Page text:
US Fiscal Policy Challenges to a Sustainable Fiscal Future March 2010.
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US Fiscal Policy Challenges to a Sustainable Fiscal Future March 2010
The Need For a Fiscal Wake-Up Call the US accumulated deficit has doubled in the past decade to a mind-numbing $ 13,000bn. The budget deficit for 2011 is forecast at $1,300bn, slightly more than 2010 but down from $1,700bn in 2009 The US second-quarter GDP growth estimate was lowered to 1.6 per cent from 2.4 per cent. The US ratio of debt to GDP jumped to 83 per cent and is expected to reach 94 per cent by the year’s end = Insolvency with double-dip recession? Most of the defaults are on foreign-currency denominated debt. The US only issues bonds in domestic currency and has no foreign currency denominated bonds. Using market-derived cost of borrowing as a default meter, the two-year US Treasury is currently yielding only 1/2 per cent. The five-, 10- and 30-year Treasuries are at 1.45, 2.69, and 3.75 per cent respectively. When these are adjusted for inflation, investors are willing to accept negative yields in return for safety. Such historically low rates make it easy for the US to inexpensively raise debt. US Treasuries continue to pass the market stress test.
Composition of Projected FY 2010 Federal Government Revenues and Outlays (Deficit: $1.35 Trillion) Outlays: $3.52 trillion *Includes all appropriated domestic spending such as education, transportation, homeland security, housing assistance, and foreign aid. Source: CBO January 2010. Estate & Gift Taxes ($21 billion) Other Taxes Corporate Taxes Social Insurance Taxes Individual Income Taxes Revenue: $2.18 trillion
Federal Spending vs. Revenues as a Percent of GDP (FY 1980-2020) CBO January Baseline Compared to the President’s Budget Percentage of GDP Average outlays: 21.0% Actual Projected Average revenues: 18.3%
Percent of Debt Held by the Public Owned by Foreigners (1987-2009)
Billions of Dollars Interest Costs Go Through The Roof
Mandatory spending is consuming a growing share of the budget 1970 1990 2010 62% 31% 7% 40%45% 15% 39%55% 6% MandatoryDiscretionaryNet Interest Source: Congressional Budget Office, January 2009.
Defense Discretionary Spending as a Percentage of GDP As a Percentage of GDP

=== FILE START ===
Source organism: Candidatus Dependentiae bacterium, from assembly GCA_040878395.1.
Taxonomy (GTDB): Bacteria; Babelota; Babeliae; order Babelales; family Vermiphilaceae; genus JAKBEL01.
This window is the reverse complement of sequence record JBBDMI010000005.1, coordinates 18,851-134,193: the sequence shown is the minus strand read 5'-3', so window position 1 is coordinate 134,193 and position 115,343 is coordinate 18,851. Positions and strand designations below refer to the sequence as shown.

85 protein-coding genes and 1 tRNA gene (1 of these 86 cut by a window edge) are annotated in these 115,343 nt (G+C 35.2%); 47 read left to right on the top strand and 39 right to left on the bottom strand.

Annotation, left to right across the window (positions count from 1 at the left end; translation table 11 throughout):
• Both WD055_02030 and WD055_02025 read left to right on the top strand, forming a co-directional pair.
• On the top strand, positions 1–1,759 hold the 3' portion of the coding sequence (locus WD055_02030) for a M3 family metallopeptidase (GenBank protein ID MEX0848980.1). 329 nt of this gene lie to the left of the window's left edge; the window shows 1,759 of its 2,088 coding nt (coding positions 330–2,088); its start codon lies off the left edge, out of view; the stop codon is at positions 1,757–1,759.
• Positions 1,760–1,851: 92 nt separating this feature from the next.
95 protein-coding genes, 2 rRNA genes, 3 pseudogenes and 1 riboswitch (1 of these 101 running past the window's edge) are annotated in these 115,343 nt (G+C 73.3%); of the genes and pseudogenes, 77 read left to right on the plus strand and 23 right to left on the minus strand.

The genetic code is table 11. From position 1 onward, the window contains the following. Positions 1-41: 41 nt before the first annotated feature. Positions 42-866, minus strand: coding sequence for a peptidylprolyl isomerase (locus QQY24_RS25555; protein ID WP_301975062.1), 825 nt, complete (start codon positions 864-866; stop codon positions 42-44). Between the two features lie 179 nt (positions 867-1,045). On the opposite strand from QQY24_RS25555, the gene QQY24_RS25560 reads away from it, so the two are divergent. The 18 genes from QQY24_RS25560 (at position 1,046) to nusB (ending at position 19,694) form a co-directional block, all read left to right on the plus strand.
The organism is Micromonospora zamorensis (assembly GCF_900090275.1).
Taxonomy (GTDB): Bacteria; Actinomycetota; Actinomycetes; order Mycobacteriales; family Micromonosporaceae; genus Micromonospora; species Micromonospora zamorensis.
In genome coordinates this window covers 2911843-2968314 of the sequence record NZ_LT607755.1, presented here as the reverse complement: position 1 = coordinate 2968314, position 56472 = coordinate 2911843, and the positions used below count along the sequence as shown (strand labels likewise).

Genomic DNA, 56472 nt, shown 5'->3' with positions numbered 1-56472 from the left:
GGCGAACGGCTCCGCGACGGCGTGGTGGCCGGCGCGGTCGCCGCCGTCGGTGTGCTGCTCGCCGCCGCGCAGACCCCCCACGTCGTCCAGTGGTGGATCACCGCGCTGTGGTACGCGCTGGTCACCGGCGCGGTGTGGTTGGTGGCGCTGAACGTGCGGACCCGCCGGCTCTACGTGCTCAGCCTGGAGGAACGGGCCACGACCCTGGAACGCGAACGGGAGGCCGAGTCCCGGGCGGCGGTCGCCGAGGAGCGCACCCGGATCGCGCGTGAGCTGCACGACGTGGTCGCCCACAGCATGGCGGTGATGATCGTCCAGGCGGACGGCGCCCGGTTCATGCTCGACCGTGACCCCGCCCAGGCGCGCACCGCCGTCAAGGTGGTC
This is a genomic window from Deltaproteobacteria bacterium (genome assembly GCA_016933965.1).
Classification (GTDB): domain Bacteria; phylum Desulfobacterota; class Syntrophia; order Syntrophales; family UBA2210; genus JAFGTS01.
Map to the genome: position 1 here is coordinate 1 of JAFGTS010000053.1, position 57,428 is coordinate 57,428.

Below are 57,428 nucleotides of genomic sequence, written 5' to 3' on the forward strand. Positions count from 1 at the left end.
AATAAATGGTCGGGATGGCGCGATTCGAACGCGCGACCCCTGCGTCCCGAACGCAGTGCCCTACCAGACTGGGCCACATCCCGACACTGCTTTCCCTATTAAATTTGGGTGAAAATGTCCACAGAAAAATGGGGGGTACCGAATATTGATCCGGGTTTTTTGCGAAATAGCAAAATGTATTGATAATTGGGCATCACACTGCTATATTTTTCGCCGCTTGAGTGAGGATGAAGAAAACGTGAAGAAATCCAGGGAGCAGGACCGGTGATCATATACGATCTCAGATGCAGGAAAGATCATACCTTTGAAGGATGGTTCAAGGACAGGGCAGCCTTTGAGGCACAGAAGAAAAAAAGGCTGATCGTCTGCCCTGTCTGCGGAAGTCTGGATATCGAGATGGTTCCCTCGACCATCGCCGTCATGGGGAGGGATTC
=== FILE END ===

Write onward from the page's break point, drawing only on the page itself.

Social Security, Medicare, & Medicaid as a Percentage of the Federal Budget All other Federal Spending $2.09 Trillion 59% Social Security, Medicare and Medicaid $1.43 Trillion 41%
America’s Population is Aging Population age 65 and Over Percentage of Population Aged 65 and Over
Health Care Costs are Rising Faster Than the Economy Percentage of GDP Historic Level of Federal Spending Historic Level of Federal Revenues
Social Security, Medicare, Medicaid and Interest Consume All Federal Revenues in under 20 Years Percentage of Revenues Social Security, Medicare and Medicaid Interest
Take Away Current fiscal policy is unsustainable The rising payments on the national debt will force reductions in other budget priorities such as housing, education or even defence. the increasing size of debt sales by the US Treasury will start to crowd out bond offerings for productive investments in the private sector. This will lead to significant decreases in economic growth These two problems cannot be solved simply by raising taxes on the rich – defined by the Obama administration as taxpayers with adjusted gross incomes of more than $250,000 per year. Given the size of the budget challenge, Congress will have to constrain the growth of entitlements for Social Security and Medicare as well as find new sources of tax revenue such as a carbon tax. Since entitlement reform is a political hot potato, it would be best accomplished by a broad package of reforms designed by the bipartisan Budget Commission.